And the beggar far away doth roam,
His penury to death.
On that green hedge a scattered row
Now weather-stained-once white as snow-
O blest are ye! unthinking creatures!
What is it to that lovely sky
On the grave where human forms decay,
As o'er the dewy turf of Morn, Where the virgin, like a woodland Fa On wings of joy was borne.
Even now a soft and silvery haze Hill-Village-Tree-is steeping In the loveliness of happier days, Ere rose the voice of weeping! When incense-fires from every hearth To heaven stole beautiful from earth.
Sweet Spire! that crown'st the house of God! To thee my spirit turns,
While through a cloud the softened light On thy yellow dial burns.
Ah, me! my bosom inly bleeds
To see the deep-worn path that leads
In silent blackness it doth tell
Hath o'er the village toll'd its knell,
Oft, wandering by myself at night,
For yon sweet Manse now empty stands,*
Be e'er held up in prayer.
REVIEW OF NEW PUBLICATIONS.
A Series of Discourses on the Christian Revelation, viewed in Connexion with the Modern Astronomy. By THOMAS CHALMERS, D. D. 8vo. pp. 275. Third edition. Glasgow, Smith & Son; Edinburgh, William Whyte; 1817.
ONE of the worst features of the
present times is the separation that has taken place between science and religion. During the early part of the history of English literature, we find great talents combined with a sublime piety, and the most enlightened philosophy with a fervent and glowing devotion; and they who explained to us the system of nature, defended the cause, and venerated the authority, of revelation. The piety of Milton, of Boyle, and of Newton, was not less remarkable than the superiority of their other endowments; and it will ever be regarded as a striking circumstance, that those giant minds, who have exalted the glory of English literature above that of all other nations, and whom we are accustomed to consider as an honour to the species itself, were distinguished above all other men for their habitual and solemn veneration of religion.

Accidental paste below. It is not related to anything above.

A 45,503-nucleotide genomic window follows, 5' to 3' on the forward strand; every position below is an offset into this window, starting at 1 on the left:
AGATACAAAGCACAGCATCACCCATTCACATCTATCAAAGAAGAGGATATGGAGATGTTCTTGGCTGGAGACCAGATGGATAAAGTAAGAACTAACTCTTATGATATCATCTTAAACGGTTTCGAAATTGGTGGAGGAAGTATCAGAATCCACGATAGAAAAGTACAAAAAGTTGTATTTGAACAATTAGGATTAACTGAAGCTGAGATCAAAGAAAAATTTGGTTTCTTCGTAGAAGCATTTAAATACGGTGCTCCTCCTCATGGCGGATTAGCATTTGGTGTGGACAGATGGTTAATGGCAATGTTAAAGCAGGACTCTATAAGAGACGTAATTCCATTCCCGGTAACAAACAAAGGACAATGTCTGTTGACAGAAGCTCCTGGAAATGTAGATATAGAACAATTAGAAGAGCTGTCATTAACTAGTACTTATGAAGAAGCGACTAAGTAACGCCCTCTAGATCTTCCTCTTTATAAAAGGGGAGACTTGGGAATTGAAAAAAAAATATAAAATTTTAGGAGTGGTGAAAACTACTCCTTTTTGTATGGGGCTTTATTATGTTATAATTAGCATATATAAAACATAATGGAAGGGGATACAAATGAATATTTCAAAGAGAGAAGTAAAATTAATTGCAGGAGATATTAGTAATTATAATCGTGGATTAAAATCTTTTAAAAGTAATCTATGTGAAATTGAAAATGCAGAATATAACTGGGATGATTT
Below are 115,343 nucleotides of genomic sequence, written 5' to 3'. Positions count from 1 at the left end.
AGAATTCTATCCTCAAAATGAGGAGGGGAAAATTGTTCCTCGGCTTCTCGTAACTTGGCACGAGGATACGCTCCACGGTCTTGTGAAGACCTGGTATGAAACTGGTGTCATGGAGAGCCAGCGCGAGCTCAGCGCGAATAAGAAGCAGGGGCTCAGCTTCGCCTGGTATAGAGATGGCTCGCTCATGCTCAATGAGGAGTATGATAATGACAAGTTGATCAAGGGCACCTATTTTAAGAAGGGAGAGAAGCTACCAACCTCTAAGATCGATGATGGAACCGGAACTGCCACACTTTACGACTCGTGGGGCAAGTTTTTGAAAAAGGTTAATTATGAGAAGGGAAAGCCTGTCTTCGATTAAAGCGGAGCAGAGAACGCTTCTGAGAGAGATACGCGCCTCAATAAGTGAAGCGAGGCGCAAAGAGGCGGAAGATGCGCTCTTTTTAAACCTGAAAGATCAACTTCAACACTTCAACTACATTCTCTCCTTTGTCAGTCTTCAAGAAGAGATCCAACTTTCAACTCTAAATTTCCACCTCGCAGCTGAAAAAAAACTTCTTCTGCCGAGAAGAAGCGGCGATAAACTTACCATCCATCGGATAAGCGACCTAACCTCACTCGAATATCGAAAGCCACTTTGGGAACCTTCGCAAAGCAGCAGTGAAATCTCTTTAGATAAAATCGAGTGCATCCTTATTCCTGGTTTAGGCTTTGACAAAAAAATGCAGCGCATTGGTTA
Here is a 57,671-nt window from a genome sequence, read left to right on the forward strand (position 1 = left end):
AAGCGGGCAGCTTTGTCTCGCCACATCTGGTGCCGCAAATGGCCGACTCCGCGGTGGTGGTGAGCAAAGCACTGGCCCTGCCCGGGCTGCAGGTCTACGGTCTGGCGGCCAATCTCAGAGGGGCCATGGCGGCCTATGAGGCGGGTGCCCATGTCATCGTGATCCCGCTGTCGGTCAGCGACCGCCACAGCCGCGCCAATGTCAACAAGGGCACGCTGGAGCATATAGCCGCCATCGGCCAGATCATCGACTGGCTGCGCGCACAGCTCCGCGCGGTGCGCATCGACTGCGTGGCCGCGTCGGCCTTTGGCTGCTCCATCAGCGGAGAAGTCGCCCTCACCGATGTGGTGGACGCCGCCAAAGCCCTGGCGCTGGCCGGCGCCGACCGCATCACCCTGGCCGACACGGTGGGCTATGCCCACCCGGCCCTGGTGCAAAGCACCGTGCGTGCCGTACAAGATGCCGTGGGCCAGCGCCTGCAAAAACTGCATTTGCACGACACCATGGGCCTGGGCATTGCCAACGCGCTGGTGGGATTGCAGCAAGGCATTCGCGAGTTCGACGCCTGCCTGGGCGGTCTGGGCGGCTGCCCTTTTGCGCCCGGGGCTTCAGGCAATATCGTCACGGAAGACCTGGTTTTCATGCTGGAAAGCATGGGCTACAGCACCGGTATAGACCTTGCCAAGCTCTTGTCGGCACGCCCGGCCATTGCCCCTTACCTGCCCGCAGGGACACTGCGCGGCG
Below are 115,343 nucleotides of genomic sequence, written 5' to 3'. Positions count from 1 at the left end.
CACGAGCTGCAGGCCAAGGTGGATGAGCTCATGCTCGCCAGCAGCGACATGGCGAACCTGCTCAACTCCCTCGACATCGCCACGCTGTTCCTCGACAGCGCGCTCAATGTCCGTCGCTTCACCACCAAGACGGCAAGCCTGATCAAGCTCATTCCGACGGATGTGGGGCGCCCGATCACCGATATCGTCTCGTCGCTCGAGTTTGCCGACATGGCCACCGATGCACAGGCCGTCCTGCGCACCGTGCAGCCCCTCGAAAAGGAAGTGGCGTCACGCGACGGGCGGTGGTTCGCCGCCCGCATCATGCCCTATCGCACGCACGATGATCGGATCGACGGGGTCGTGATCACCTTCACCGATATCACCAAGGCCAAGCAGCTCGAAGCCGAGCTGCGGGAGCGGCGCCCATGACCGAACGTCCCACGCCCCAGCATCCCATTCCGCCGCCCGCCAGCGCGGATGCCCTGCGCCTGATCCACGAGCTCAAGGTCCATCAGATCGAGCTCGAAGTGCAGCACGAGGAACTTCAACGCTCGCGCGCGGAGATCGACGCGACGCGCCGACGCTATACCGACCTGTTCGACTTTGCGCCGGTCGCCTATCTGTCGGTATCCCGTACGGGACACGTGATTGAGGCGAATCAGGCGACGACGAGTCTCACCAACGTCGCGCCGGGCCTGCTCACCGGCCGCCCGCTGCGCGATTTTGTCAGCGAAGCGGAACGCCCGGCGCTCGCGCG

Since the age of these distinguished writers the connexion between science and religion seems gradually to have been becoming less intimate. We are unwilling to arrange ourselves with those gloomy individuals who are found in every age to declaim against the peculiar depravity of their own times; but it is impossible not to see, that the profound reverence for sacred things, which distinguished the illustrious characters of a former age, is not now the characteristic of those by whom science is promoted, and knowledge extended. An enlarged acquaintance with the works of nature is no longer the assured token of that deep-toned and solemn piety, which elevated the character, and purified the manners, of the fathers of our philosophy. Science is now seen without religion, and religion without science; and the consequence is, that the sacred system of revelation, however VOL. I.
magnificent and beautiful in itself, is in danger of being considered as fitted only to be the creed of less enlightened minds, and of failing in some measure, from this unfortunate opinion, to produce those important effects upon mankind, for the accomplishment of which it is so pre-eminently adapted.
The volume before us is calculat ed, we think, in no common degree, to counteract this unhappy declension. It is written with an enthu siasm, and an eloquence, to which we scarcely know where to find any parallel; and there is, at the same time, so constant a reference to the improved philosophy of modern times, that it possesses an air of philo sophical grandeur and truth, which the productions of a more popular and declamatory eloquence can never attain. Were the taste of the author equal to his genius, and his judgment always sufficient to control the fervours of his imagination, the labours of Dr Chalmers could not fail to be infinitely beneficial. But here lies our author's
chief deficiency. His genius is of the kind that is marked by its peculiarities as much as by its superiority; and this circumstance, we think, is the more to be regretted, as there is manifestly no necessary connexion between the excellencies and defects by which his works are characterised. The natural relations of the intellectual powers might have been more correctly maintained in his mind, while all his faculties continued to be exerted with the same constancy and vigour,and the same originality and invention might have been combined with greater dignity, and more uniform elegance.-We have therefore but a short process to institute, in order to admit our readers into a knowledge of the character of our author's mind. In our intercourse with the world, we often meet with persons in whom what we call genius predominates over every other feature; and who, though not superior to their fellows in taste, judgment, or understanding, are yet infinitely superior to them in the capacity of forming striking combinations of ideas, or in the endowments of an excur